first_imgHe was only a high school senior when, in 1984 in the living room of his father, Dr. Edward Binyah Kesselly, Dr. S. Jabaru Carlon and others met to found the Unity Party to contest the 1985 presidential and Legislative elections.Young Kesselly recalled that UP’s founding fathers, by giving it the name “Unity Party,” were determined that the party would “epitomize Unity.”  Its original motto was “One People, One Destiny.”  He then told the Unity Party Leadership and membership that the best way to honor Dr. Carlon and all of its fallen heroes is by returning “to day zero—a day for us to reflect, start all over and finally realize that the Unity Party is an institution that was founded on ideals and principles, not on individuals and personalities.  We should revert to its original path for which he and other great men suffered, bled and died—one that epitomizes Unity.” One could candidly say that with Unity Party’s standard bearer, President Ellen Johnson Sirleaf, present at the funeral and listening, young Kesselly’s was a mouthful.    What was significant about the Tribute was what he did not say, but preferred to hold on the ancient dictum: “A hint to the wise is quite sufficient.”The Daily Observer on Sunday morning called around to talk with some UP stalwarts to gauge their reaction to Mr. Kesselly’s call.  Most of them said what the public already knew: that the party is in apparent disarray.  UP has not held a congress since 2011 when they met to nominate President Sirleaf and Vice President Joseph N. Boakai to succeed themselves on the UP ticket.The party’s youth wing has been critical of the leadership, and many members have bitterly complained that the administration has not rewarded it partisans with jobs.  Said one, “The entire Cabinet is filled with ‘friends of the President,’ not with partisans, and this has seriously embittered the party rank and file.Ironically, one of those in the party leadership being criticized is young Kesselly himself, who heads one of the major components of government, the Liberia Maritime Authority.  They say there is no party stalwart in the whole of Maritime except, of course, the Commissioner himself.Unfortunately, Mr. Kesselly could not be reached yesterday for comment on this allegation.But we wish to state that jobs for partisans alone are not what constitute a viable and properly functioning political party.  A properly functioning political party is one that holds regular meetings of the rank and file.  If it is the party in power, which UP currently is, it should keep the membership regularly informed about government policies and programs, in order to enlist party support. A political party, in developing countries, especially, should hold leadership seminars and workshops to empower the membership with leadership skills to keep them in top shape always, not just at election time.But the lack of jobs for the rank and file is not the only problem that has embittered the UP membership.  Some of them, including leading businesspeople within the party ranks, complain that they are unable to get a single contract from the UP-led government.  Here again, they complain that the party leadership is giving business opportunities only to “the President’s friends.”  Several key partisans with some financial resources say they have been trying to get into the ownership of some of the oil blocks, but to no avail.  They say the President’s friends are linking up with foreigners to purchase oil blocks; and these partisans are bitterly and painfully disappointed.Most Liberian leaders are very conversant with how American politicians do business.  Both Republicans and Democrats in power reach out to their partisans not only with jobs, but contracts also.  These beneficiaries, in turn, oil the parties’ money machines.  That is in part of how the American middle class keeps democracy functioning.But it appears that successive administrations in Liberia have frustrated the development of a Liberian middle class.  These administrations have consistently favored foreigners. Yet who can and will build Liberia in the way it should be built but Liberians themselves, in the same way the Americans and Europeans have built their countries and the Nigerians and Ghanaians are building theirs?  Share this:Click to share on Twitter (Opens in new window)Click to share on Facebook (Opens in new window)last_img read more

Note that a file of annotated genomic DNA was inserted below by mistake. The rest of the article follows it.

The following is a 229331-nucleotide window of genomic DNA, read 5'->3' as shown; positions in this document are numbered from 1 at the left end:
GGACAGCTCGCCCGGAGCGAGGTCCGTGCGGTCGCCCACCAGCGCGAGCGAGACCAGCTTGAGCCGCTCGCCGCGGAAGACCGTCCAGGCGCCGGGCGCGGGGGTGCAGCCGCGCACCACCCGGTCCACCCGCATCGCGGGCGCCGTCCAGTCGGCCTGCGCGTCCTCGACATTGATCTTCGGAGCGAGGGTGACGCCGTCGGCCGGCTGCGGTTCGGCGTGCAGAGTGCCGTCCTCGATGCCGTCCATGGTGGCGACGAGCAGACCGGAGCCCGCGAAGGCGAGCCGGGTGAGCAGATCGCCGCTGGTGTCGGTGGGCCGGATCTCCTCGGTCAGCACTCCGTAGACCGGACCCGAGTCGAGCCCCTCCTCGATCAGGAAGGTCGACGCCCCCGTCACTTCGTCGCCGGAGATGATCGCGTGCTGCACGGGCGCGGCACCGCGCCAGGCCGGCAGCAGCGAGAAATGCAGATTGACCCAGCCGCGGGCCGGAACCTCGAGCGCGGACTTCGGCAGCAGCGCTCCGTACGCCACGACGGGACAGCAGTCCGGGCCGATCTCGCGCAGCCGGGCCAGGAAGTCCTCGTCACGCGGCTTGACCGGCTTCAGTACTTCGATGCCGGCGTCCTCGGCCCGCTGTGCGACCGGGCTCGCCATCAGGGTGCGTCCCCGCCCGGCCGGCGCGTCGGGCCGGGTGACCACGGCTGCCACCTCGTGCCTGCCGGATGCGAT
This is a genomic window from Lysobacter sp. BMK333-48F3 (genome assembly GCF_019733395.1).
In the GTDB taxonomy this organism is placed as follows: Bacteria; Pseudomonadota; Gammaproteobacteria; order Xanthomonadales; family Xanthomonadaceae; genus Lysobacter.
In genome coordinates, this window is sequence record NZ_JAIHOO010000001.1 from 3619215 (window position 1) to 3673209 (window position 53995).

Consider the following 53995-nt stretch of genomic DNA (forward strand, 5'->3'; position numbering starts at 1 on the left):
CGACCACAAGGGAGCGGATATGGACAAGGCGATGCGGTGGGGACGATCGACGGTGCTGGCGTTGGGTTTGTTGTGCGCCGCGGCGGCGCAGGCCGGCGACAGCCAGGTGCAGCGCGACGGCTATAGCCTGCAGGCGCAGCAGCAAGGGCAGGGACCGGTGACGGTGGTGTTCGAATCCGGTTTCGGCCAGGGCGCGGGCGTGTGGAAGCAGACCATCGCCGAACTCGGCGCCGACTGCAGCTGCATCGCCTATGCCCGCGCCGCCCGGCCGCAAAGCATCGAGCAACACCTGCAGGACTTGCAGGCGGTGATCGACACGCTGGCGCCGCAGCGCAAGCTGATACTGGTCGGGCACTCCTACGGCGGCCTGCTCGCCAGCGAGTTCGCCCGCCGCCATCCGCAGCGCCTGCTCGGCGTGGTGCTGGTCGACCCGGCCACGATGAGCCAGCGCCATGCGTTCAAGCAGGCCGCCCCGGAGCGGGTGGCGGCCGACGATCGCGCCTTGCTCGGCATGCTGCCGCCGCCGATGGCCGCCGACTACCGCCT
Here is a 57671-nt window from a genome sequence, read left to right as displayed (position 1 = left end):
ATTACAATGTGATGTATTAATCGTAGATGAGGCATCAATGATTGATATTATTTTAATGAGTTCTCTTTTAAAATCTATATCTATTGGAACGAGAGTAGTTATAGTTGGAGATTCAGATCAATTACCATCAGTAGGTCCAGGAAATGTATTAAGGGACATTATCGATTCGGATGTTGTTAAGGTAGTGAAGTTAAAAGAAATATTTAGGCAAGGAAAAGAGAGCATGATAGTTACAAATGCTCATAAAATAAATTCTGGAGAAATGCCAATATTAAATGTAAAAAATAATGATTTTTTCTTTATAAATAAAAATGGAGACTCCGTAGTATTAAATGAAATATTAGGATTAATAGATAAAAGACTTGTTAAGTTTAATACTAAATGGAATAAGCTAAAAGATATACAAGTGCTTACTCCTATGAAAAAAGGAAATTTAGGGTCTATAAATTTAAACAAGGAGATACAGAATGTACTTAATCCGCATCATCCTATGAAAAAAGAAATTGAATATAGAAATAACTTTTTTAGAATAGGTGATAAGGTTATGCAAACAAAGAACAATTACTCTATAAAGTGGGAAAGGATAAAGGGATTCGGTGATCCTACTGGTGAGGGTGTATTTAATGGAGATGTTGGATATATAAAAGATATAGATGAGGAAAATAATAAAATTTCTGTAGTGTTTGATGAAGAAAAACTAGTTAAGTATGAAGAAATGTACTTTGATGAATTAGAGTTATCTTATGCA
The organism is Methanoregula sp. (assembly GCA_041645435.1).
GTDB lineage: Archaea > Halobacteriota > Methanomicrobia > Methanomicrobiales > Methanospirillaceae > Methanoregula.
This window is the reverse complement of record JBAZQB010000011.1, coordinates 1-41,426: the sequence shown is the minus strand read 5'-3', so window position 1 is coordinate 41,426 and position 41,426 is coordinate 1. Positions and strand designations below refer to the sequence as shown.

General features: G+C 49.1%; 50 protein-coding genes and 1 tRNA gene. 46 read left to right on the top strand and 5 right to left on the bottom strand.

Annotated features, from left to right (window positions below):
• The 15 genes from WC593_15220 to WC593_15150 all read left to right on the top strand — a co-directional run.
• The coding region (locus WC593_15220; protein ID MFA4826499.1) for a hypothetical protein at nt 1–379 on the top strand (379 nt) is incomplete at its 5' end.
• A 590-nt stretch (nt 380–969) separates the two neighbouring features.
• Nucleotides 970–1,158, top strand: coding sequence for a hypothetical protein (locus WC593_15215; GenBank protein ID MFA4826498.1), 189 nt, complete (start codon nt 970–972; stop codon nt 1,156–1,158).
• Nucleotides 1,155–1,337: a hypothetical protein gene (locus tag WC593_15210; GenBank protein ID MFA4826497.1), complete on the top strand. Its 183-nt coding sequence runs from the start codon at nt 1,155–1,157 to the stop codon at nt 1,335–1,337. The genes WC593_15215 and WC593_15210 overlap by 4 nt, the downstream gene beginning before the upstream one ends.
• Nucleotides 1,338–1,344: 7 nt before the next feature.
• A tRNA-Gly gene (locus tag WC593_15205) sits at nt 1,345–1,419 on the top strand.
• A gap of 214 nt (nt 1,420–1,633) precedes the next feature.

first_img– says banking rates one of several hurdles local businesses have to overcomeThe 16 per cent interest rate being offered by commercial banks when businesses apply for loans has been cited as one of several challenges that face local businesses in Guyana when seeking start-up capital or even maintaining their businesses.GCCI Executive Timothy TuckerDuring the launch of their Business Development Forum at its Waterloo Street office on Tuesday, Georgetown Chamber of Commerce and Industry (GCCI) Executive Timothy Tucker spoke to these challenges.“The biggest problem we have, apart from electric it costs in manufacturing, is financing a business. At 16 per cent interest rate on a commercial loan, it’s ridiculous for us to be competitive in any sense of the word competitive”.“And that’s the banking sector. That relies completely on how much it costs to borrow. We cannot blame anybody for that, but we’re saying it’s uncompetitive for us to take 16 per cent and try to develop a business,” Tucker added.He cited some other sources of capital that businesses use in this modern age. Some examples he used were crowdfunding, equity, venture capital and Initial Public Offerings (IPO). Crowdfunding involves a business raising money from large number of people in an open space, usually internet-based.Equity is using the difference in the value of an asset, for example land, and the value of the liabilities, such as the remaining mortgage, in order to raise money. Venture capital has been described as private equity. On the other hand, an IPO is the act of raising money through offering shares of a company on the stock market.But the difficulty in getting affordable commercial loans will ring familiar for many, particularly those familiar with the Guyana Agriculture and Industrial Development Bank (GAIBANK). This bank was initially established as a State-owned development bank that focused on providing financing for the Agricultural and Industrial sectors.The bank was initially supposed to address the difficulty in accessing affordable loans by offering sometimes concessionary loans. While the coalition Government has previously said its reestablishment was on the cards, these talks soon petered out.Government has for some time touted the financing provided by its Small Business Bureau (SBB), which recently got a new board headed by former Business Minister Dominic Gaskin, who stepped down from this post this year by virtue of being a dual citizen.The former Minister took over from previous Chair and Jamaican businesswoman, Valerie Grant. Other members of the council include local entrepreneur and Founder of Girls+ Tech, Evie Kanhai-Gurcharan.Kanhai-Gurcharan, who also manages Java café and is a former participant in the United States-sponsored Young Leaders of the Americas (YLAI) Professional Fellows Programme, uses Girl + Tech to get more women involved in the Information Communication Technology (ICT) sector.Meanwhile, the council will have representatives from the Business Ministry, Ministry of Finance, the Linden, West Berbice, Essequibo and Region Three Chambers of Commerce. Also present on the council are representatives from the Bankers Association, and the Institute of Private Enterprise Development (IPED); the Chief Executive Officer of the Small Business Bureau (SBB); a youth representative and Dason Anthony.last_img read more